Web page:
I normally reserve this blog for formal research reference points, but today I’m going to break my rules slightly because I’m incensed by the findings of the Smith Review and so angry on behalf of the victims who have been wronged… again. Yet again the BBC has been absolved of any real responsibility for abuse that took place on their premises/elsewhere and by their staff, although they have come in for some damning criticism. You only have to search Google to be “rewarded” with a lengthy list of articles that embroil different people from BBC in abuse of all sorts.
Secondly I apologise for the length of this blog. The review is extensive as is my own research and I want to include as much as I can. As always, if there is anything omitted or wrong, please contact me so that I can include it or put the record straight.
The Dame Janet Smith Review
The Review can be read here: Dame Janet Smith Review
Here are the main findings of the review:
- Dame Janet was given no formal powers to insist on senior managers to give evidence. Therefore there was unheard evidence.
- Some BBC staff were aware of Savile’s inappropriate sexual conduct.
- Savile would satisfy himself sexually on BBC premises whenever the opportunity arose.
- There was a culture of fear at the BBC that still exists today.
- Complaints by girls were ignored and the girls were regarded as a “nuisance”.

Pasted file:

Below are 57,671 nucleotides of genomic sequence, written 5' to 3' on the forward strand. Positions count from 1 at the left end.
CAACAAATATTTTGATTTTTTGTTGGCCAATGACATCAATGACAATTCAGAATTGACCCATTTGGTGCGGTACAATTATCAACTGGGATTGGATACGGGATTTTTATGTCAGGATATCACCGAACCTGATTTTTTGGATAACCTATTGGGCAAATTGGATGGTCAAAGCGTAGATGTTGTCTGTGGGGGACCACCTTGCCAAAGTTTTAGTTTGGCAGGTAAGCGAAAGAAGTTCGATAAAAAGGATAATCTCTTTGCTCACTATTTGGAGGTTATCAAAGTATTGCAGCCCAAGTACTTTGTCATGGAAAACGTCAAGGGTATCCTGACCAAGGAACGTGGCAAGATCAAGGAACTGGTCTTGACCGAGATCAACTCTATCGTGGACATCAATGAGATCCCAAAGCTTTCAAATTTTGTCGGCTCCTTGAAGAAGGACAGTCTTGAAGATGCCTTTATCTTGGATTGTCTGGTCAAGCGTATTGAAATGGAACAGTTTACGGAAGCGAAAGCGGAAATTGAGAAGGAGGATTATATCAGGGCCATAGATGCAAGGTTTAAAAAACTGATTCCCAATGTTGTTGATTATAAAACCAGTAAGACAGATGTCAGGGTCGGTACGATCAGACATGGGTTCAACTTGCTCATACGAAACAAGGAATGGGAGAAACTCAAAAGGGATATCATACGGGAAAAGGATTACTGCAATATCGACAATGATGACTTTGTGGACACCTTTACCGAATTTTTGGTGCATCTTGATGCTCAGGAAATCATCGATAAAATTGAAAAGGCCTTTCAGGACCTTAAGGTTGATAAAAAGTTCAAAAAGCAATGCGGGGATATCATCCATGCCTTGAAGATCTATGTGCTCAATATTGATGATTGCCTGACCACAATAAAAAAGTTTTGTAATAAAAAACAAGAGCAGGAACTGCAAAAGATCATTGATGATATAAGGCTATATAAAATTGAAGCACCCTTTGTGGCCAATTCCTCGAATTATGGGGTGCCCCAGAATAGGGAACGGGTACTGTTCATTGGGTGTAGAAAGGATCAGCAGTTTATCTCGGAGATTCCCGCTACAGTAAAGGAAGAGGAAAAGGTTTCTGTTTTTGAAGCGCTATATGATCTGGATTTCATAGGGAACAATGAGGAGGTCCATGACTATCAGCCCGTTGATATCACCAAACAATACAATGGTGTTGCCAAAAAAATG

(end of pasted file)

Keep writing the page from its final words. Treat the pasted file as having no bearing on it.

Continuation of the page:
- A junior female employee was told to “keep your mouth shut, he’s a VIP” when she alerted her supervisor that she had been sexually assaulted by Savile.
- BBC staff missed a number of opportunities dating back to 1960s to stop Savile’s sexual offending.
- Dame Janet states that although certain junior and middle-ranking staff at BBC were aware of Savile’s abuse, she found no evidence to suggest that the BBC as a corporate body were made aware.
- Savile sexually assaulted 72 people (male and female) in connection with his work for BBC dating back to 1959.
- Stuart Hall had 21 victims, whose offending dates back to 1960s, Dame Linda Dobbs found.
- Eight rapes on BBC premises.
- Dame Janet heard evidence that Savile offended in virtually every one of the BBC premises at which he worked.
- Eight complaints were made against Savile to the BBC by the late 1960s but were either brushed off or not escalated.
- Savile abused a girl in front of tv cameras on Top of the Pops in 1976. Her complaint was “shrugged off”.
- Ian Hampton attempted to alert staff after appearing on TOTP and not only hearing rumours about Savile abusing young girls, but he also spotted Savile leaving the studio with a young girl. He was told not to be silly. He also reported it to Robert Nash (producer) but was told not be “so ridiculous”.
- There was a culture of not reporting complaints from 1970s-1990s.
- There is a particular fear of whistleblowing at BBC.
- ‘Members of the Talent’ were almost exempt and protected from complaint due to feelings of reverence and fear of losing their jobs.
- Found no evidence that senior management were alerted to the offending.
- If some people had acted on their concerns, Savile could have been stopped sooner.
- In 1970s, Canon Semper appeared on a programme with Savile, was subsequently promoted to Head of Religious Programming. Although he didn’t know Savile was a prolific abuser, he admitted that he did “think” that Savile was having casual sex with underage girls (abuse, then!) yet failed to report those concerns.